An independent cost-benefit analysis of Conservative legislation to kill the federal long-gun registry has found the public savings could amount to just over $1.5-million annually - and that there are only two good reasons to scrap the program.
One is a reduced burden on gun owners. The other is a lighter load for taxpayers.
But in contrast to the tens of millions of dollars in savings estimated by the Conservative government, the 2009 analysis for the RCMP by Peter Hall of the management consulting firm Pleiad Canada Inc., found that scrapping the long-gun registry would save between $1,570,000 and $4,025,000 a year.
Those numbers were first made public in August when they were inserted toward the end of a 70-page evaluation of firearms programs conducted by the RCMP. Mr. Hall's report, which was obtained by The Globe and Mail using Access to Information legislation, provides an explanation of how the savings were calculated.
While Mr. Hall could identify just two benefits to the legislation to kill the gun registry, he found 20 "costs," including increased risks to the public and police, less-efficient investigations and less accountability.
Opposition MPs said this week that Mr. Hall's analysis would have been useful had it been available in September when Parliament was in the middle of a heated debate in advance of a vote that ultimately defeated an attempt by Conservative backbencher Candice Hoeppner to kill the registry.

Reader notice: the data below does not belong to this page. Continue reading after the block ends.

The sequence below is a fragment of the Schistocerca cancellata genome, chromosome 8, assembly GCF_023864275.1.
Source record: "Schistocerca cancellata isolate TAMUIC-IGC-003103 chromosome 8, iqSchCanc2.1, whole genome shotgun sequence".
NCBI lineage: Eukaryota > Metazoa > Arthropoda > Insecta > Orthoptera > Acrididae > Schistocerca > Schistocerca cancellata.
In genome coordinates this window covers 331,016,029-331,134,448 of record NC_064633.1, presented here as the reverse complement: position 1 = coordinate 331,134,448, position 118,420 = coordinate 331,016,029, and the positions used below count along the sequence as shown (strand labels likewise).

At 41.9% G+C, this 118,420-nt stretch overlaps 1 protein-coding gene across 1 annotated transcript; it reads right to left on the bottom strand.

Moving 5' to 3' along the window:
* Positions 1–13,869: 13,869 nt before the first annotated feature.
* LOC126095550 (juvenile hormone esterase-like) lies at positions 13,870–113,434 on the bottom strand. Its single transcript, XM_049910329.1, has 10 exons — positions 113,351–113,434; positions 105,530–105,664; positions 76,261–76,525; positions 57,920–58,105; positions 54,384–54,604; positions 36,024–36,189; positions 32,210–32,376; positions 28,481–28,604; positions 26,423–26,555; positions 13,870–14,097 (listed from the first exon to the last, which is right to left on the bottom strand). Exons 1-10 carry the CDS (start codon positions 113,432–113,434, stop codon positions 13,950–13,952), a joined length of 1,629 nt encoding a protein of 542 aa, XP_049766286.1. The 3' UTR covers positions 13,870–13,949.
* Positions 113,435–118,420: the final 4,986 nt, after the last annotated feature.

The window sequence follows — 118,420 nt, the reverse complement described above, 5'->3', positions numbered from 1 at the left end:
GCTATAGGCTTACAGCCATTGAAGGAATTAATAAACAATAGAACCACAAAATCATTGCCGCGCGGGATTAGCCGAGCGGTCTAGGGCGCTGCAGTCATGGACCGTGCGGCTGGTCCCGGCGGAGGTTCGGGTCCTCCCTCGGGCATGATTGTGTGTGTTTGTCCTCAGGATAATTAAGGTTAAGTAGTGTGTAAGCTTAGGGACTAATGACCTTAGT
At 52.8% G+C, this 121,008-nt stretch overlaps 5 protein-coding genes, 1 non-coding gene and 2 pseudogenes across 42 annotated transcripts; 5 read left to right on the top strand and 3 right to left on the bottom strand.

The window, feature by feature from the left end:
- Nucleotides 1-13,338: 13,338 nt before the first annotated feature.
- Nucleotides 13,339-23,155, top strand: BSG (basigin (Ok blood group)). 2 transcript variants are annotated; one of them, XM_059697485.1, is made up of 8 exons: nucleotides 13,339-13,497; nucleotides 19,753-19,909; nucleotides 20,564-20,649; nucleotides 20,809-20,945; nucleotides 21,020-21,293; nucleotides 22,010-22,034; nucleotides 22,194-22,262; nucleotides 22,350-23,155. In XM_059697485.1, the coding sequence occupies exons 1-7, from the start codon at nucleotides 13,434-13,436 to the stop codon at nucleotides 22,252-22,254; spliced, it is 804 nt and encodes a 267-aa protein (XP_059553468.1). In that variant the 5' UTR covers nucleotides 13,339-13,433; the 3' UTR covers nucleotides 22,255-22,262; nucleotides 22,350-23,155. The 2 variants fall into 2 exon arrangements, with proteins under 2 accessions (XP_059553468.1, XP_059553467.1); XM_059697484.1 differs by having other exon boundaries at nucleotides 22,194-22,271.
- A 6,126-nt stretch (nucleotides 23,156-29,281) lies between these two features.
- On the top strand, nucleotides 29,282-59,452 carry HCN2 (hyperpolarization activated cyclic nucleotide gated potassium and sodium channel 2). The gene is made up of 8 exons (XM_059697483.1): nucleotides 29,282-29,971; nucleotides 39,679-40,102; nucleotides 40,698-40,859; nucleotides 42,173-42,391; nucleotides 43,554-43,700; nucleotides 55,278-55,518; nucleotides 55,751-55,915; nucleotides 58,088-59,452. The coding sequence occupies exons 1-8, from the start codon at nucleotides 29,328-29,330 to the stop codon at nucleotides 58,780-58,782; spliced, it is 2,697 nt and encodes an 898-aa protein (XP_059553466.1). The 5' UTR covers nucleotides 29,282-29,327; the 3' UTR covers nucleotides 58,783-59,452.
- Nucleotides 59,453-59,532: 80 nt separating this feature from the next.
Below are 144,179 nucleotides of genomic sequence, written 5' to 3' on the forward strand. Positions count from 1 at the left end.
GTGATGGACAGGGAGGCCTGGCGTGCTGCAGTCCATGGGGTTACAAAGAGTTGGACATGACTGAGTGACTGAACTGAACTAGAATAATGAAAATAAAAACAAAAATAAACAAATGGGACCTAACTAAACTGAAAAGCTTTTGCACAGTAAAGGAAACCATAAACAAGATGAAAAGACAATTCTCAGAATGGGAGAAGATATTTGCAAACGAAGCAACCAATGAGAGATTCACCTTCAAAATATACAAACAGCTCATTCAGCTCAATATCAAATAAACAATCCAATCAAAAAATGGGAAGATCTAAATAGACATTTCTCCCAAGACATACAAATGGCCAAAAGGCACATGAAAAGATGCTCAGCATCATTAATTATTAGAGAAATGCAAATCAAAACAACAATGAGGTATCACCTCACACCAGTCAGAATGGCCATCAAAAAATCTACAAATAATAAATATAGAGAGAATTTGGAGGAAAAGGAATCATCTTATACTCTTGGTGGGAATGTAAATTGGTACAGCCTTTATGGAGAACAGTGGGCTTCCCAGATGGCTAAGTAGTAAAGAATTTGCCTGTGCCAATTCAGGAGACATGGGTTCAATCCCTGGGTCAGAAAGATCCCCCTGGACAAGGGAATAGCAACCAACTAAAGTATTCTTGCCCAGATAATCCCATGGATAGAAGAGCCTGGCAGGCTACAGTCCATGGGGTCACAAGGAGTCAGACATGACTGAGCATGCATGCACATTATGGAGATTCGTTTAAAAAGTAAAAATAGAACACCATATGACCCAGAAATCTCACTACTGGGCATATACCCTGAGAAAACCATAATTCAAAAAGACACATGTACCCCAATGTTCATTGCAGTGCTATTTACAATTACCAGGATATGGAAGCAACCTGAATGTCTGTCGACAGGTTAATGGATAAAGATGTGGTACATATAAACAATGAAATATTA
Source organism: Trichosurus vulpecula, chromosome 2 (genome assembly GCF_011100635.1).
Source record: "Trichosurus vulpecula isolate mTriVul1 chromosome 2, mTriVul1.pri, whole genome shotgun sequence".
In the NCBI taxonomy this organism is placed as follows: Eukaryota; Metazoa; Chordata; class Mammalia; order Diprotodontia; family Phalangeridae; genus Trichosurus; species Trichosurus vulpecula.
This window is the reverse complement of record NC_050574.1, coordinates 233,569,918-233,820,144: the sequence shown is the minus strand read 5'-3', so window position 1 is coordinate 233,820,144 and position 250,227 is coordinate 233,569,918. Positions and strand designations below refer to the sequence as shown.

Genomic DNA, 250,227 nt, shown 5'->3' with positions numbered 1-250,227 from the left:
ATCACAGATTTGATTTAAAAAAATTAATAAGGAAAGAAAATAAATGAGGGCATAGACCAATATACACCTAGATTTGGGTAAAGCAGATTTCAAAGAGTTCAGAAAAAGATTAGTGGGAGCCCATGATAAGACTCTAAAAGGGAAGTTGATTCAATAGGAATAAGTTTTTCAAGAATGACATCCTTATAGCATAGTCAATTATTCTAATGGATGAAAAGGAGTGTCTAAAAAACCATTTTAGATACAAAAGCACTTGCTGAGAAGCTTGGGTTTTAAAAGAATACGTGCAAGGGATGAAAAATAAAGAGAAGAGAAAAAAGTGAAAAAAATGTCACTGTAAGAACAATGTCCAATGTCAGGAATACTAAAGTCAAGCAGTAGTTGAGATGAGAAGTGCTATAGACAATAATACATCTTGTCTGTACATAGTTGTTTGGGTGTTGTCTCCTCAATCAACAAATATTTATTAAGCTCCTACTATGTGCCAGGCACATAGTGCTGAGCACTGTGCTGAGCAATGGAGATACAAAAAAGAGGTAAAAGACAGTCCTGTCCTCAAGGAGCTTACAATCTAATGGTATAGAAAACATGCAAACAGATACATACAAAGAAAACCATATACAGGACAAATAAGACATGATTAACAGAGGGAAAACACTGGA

The report says that in 2007-08, the cost of administering the Canadian Firearms Centre was $61.72-million. The firearms-licensing program accounted for $50.56-million of that, while the cost of registering all firearms, including restricted and prohibited weapons as well as long guns, was $11.16-million.
"So those are the kinds of numbers from an independent agency that the Conservatives wouldn't want floating around because it puts the lie to the [claim of]hundreds of millions of dollars being spent on the long-gun registry as opposed to where most of the money is being spent, which is on licensing," said Joe Comartin, the NDP justice critic.
The Conservatives intended to continue the licensing program even if they had managed to kill the long-gun registry. And there would still have been costs entailed in registering restricted and prohibited weapons.
"The government held out a variety of figures in the $70-million, $80-million, I heard $100-million range when, clearly, they had a report that said it was nothing like that," said Mark Holland, the Liberal public safety critic.
"They buried this so we didn't have it for the debate," he said. "They were trying to get the House to vote with blindfolds on."
The Conservatives, meanwhile, are standing by their assertion that the registry is both costly and useless.
"This September's very close vote is the furthest we have come to dismantling the $2-billion wasteful and ineffective long-gun registry," said Christopher McCluskey, a spokesman for Public Safety Minister Vic Toews. "We will continue to work to scrap it."
Mr. Hall concluded that if legislation to scrap the long-gun registry were passed, and if staff were no longer required to classify guns to determine whether they are non-restricted, restricted or prohibited weapons, the firearms program could eliminate 63 full-time positions. That would save taxpayers $3,360,000 in salaries and benefits, and there would be an additional savings of $650,000 in information technology costs.
But if some of the people now employed to register long guns were still required to classify the weapons, said Mr. Hall, the savings would amount to just $1,570,000 annually.
System enhancements that would be required in the first year after the program was scrapped would reduce those savings by $375,000, the report said.